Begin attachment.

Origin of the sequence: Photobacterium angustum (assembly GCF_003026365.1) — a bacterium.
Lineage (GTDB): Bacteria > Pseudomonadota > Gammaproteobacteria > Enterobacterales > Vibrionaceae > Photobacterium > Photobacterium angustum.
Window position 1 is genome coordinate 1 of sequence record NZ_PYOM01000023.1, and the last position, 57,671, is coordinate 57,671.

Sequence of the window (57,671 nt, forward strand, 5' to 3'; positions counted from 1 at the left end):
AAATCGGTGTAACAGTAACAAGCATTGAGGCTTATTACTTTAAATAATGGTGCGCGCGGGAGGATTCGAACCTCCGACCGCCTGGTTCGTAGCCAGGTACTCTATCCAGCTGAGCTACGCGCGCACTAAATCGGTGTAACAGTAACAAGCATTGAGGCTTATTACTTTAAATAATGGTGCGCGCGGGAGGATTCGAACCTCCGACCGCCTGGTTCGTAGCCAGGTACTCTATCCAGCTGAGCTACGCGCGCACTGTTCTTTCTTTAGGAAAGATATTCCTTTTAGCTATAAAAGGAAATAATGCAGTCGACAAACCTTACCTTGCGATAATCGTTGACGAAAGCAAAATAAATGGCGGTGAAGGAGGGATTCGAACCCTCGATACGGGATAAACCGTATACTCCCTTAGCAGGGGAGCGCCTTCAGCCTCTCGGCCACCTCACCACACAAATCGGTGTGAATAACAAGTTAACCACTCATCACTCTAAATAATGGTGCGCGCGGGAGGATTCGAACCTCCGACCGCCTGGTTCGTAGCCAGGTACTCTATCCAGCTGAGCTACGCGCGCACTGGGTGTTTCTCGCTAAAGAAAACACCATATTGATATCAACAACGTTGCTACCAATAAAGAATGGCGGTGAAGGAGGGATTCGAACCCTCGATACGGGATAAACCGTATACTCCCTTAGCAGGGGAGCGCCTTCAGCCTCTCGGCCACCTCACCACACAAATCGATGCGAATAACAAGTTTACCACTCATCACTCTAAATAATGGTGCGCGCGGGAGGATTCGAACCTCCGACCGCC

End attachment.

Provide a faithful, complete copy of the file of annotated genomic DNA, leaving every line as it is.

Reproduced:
Origin of the sequence: Photobacterium angustum (assembly GCF_003026365.1) — a bacterium.
Lineage (GTDB): Bacteria > Pseudomonadota > Gammaproteobacteria > Enterobacterales > Vibrionaceae > Photobacterium > Photobacterium angustum.
Window position 1 is genome coordinate 1 of sequence record NZ_PYOM01000023.1, and the last position, 57,671, is coordinate 57,671.

Sequence of the window (57,671 nt, forward strand, 5' to 3'; positions counted from 1 at the left end):
AAATCGGTGTAACAGTAACAAGCATTGAGGCTTATTACTTTAAATAATGGTGCGCGCGGGAGGATTCGAACCTCCGACCGCCTGGTTCGTAGCCAGGTACTCTATCCAGCTGAGCTACGCGCGCACTAAATCGGTGTAACAGTAACAAGCATTGAGGCTTATTACTTTAAATAATGGTGCGCGCGGGAGGATTCGAACCTCCGACCGCCTGGTTCGTAGCCAGGTACTCTATCCAGCTGAGCTACGCGCGCACTGTTCTTTCTTTAGGAAAGATATTCCTTTTAGCTATAAAAGGAAATAATGCAGTCGACAAACCTTACCTTGCGATAATCGTTGACGAAAGCAAAATAAATGGCGGTGAAGGAGGGATTCGAACCCTCGATACGGGATAAACCGTATACTCCCTTAGCAGGGGAGCGCCTTCAGCCTCTCGGCCACCTCACCACACAAATCGGTGTGAATAACAAGTTAACCACTCATCACTCTAAATAATGGTGCGCGCGGGAGGATTCGAACCTCCGACCGCCTGGTTCGTAGCCAGGTACTCTATCCAGCTGAGCTACGCGCGCACTGGGTGTTTCTCGCTAAAGAAAACACCATATTGATATCAACAACGTTGCTACCAATAAAGAATGGCGGTGAAGGAGGGATTCGAACCCTCGATACGGGATAAACCGTATACTCCCTTAGCAGGGGAGCGCCTTCAGCCTCTCGGCCACCTCACCACACAAATCGATGCGAATAACAAGTTTACCACTCATCACTCTAAATAATGGTGCGCGCGGGAGGATTCGAACCTCCGACCGCC